Seven Hours of Sleep Is Ideal for Most Adults, Study Finds

Getting too little or too much sleep starting in middle age has been shown to worsen cognitive and mental health.

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Fact checked on May 9, 2022 by Rich Scherr, a journalist and fact-checker with more than three decades of experience.

Seven hours of sleep—no more and no less—may be the optimal amount of rest for most adults, new research shows.

The new study, published in Nature Aging, shows that among people ages 38 to 73, getting seven hours of sleep each night provides the most benefit for cognitive and mental health. It's best for those sleeping patterns to remain consistent, too—meaning getting seven hours of sleep once in a while won't cut it for brain health.

"Getting a good night's sleep is important for all stages of life, but particularly as we age," study co-author Barbara Sahakian, FMedSci, DSc, a professor in the department of psychiatry at the University of Cambridge, said in a press release. "Finding ways to improve sleep for older people could be crucial to helping them maintain good mental health and wellbeing and avoiding cognitive decline, particularly for patients with psychiatric disorders and dementias."

Though the study provides a more accurate number of hours for optimal sleep health, there are limitations to the research, which included primarily white participants (94%). The lack of diversity makes the results difficult to apply to heterogeneous populations.

"Race and ethnicity should be explored in similar studies to determine their contribution to sleep time requirements, sleep-related genetics, and cognitive consequences of short and long sleep times," Margarita Oks, MD, a critical care pulmonologist and sleep expert at Lenox Hill Hospital who was not involved with the new study, told Health. "Additionally, the database used in the study had relatively healthy participants, and it would be interesting to know if significant medical comorbidities would impact the ideal sleep time, even in this primarily white cohort."

How Sleep Impacts Brain Health

For the new study, researchers from China and the United Kingdom analyzed data from nearly 500,000 adults between the ages of 38 and 73 from UK Biobank, a large, population-based prospective study that began in 2006. Study participants were asked about their sleep habits and mental health, and were put through a series of cognitive tests. Brain imaging and genetic data were available for about 40,000 participants.

Study authors found seven hours of sleep each night to be the optimal amount of rest—sleeping fewer or more hours than that on a regular basis was shown to be associated with worse cognitive performance in areas like processing speed, visual attention, memory, and problem-solving skills.

Participants' mental health benefitted from seven hours of sleep, too: going below or above that amount was associated with more feelings of anxiety or depression, and worse overall wellbeing.

According to researchers, a lack of sleep—and in turn, worsening cognitive performance—may be a risk factor for cognitive decline during aging. This may be due to insufficient or interrupted "slow-wave" sleep (aka, deep sleep). Too little of this type of sleep has been shown to lead to a buildup of beta-amyloid proteins, called amyloid plaques, which are seen in some forms of dementia.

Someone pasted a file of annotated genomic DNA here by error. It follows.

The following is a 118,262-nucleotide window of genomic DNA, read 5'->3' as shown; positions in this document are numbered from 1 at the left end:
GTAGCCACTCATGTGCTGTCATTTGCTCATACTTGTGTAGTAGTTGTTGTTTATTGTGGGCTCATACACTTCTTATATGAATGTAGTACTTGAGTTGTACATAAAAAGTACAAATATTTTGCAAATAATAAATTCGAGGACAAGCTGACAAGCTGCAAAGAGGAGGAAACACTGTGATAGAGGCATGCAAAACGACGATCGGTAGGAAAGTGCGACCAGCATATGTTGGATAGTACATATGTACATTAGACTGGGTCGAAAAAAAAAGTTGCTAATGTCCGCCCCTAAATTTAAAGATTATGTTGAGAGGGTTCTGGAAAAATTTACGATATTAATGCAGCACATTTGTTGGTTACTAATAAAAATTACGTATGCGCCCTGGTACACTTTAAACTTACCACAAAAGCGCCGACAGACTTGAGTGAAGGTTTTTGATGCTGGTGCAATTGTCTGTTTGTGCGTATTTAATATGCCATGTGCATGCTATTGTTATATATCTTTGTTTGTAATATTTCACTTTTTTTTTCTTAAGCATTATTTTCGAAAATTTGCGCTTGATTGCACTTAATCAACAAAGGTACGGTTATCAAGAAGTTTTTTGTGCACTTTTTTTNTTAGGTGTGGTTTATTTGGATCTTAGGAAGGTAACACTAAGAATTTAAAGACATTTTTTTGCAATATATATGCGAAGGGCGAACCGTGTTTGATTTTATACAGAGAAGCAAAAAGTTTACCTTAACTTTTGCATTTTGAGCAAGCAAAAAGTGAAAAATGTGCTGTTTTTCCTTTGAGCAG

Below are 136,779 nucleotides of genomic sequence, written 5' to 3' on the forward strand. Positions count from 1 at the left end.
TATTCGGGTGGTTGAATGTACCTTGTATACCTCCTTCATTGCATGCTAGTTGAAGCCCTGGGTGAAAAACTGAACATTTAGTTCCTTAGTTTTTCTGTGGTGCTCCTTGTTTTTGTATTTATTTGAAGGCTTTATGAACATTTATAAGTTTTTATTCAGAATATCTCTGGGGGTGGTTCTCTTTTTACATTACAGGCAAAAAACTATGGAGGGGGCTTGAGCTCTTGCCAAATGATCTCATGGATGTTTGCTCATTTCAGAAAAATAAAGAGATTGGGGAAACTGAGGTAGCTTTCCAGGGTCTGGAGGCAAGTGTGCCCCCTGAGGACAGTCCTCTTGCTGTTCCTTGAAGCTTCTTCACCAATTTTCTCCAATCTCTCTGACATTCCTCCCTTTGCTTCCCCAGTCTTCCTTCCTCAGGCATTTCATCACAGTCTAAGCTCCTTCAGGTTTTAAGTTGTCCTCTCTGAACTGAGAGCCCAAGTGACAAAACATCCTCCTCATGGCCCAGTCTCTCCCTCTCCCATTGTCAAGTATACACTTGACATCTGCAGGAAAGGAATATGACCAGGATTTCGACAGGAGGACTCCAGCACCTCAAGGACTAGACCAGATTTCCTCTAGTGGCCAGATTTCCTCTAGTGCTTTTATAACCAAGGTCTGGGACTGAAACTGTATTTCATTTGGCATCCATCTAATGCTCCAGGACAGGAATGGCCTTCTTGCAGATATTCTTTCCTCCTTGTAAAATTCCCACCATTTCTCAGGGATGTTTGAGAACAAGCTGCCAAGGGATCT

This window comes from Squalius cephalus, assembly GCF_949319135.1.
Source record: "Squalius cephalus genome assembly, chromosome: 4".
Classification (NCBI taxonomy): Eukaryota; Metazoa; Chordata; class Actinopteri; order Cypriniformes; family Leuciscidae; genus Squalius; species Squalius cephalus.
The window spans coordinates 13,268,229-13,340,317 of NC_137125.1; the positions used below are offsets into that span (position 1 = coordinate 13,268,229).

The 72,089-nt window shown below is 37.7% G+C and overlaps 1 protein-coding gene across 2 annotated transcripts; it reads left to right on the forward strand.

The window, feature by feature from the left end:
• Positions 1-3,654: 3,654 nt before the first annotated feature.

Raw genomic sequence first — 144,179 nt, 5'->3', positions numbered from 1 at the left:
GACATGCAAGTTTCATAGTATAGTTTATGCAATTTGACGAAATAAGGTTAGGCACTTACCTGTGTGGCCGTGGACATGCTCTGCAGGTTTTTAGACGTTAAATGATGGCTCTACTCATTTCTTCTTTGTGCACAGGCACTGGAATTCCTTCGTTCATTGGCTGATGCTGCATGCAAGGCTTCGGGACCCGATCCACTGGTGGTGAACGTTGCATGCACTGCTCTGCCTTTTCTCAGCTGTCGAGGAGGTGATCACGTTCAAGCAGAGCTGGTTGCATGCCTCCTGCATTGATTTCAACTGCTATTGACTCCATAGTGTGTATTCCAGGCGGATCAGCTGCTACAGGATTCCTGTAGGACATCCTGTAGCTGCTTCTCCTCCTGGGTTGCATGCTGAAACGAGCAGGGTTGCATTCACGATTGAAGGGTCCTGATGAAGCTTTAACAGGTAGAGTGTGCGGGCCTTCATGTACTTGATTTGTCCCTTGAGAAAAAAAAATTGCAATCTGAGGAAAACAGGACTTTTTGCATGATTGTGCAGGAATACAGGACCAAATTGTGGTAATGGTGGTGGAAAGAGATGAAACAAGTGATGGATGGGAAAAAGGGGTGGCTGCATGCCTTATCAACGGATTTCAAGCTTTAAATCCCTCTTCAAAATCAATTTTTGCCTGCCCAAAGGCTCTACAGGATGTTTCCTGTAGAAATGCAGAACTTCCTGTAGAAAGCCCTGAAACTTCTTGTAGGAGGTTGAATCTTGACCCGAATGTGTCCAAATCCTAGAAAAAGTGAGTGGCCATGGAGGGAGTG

Basically, your brain needs ample time to rest overnight in order to clean up and recharge. "The brain reorganizes and recharges itself during sleep," study co-author Jianfeng Feng, PhD, a professor at Fudan University in China, told Health. "As well as removing toxic waste byproducts and boosting our immune system, sleep is also key for memory consolidation, during which new memory segments based on our experiences are transferred into long-term memory."

Sleeping too much can have a negative impact on our cognitive function, too. As with too little sleep, an excessive amount of sleep was also shown to cause structural changes in the areas of the brain associated with cognitive processing and memory.

"Insufficient and excess sleep time can lead to physical changes in the brain in parts that are related to cognitive functioning and emotional well-being," said Dr. Oks.

Tips to Improve Sleep Habits

If your sleep habits are less than optimal, there are ways to modify your lifestyle so that you can begin to get the best amount of sleep. According to Dr. Oks, the following suggestions may help to improve your overall sleep health:

  • Go to bed when you generally start feeling tired
  • Maintain a consistent bedtime and wake-up time
  • Refrain from reading, watching TV, or using electronics in bed
  • Do not spend more than 30 minutes in bed awake
  • If you are not feeling tired, leave the bedroom and go to another part of the home until you do feel tired

Because some sleep issues are due to underlying health problems, it's also important to make sure your sleep disturbances aren't linked to another condition. According to Dr. Oks, if you're having an extremely difficult time getting enough sleep, or if you find yourself consistently sleeping much longer than seven hours per night, it's best to consult with a health care provider or sleep medicine physician to exclude sleep-related or other disorders.

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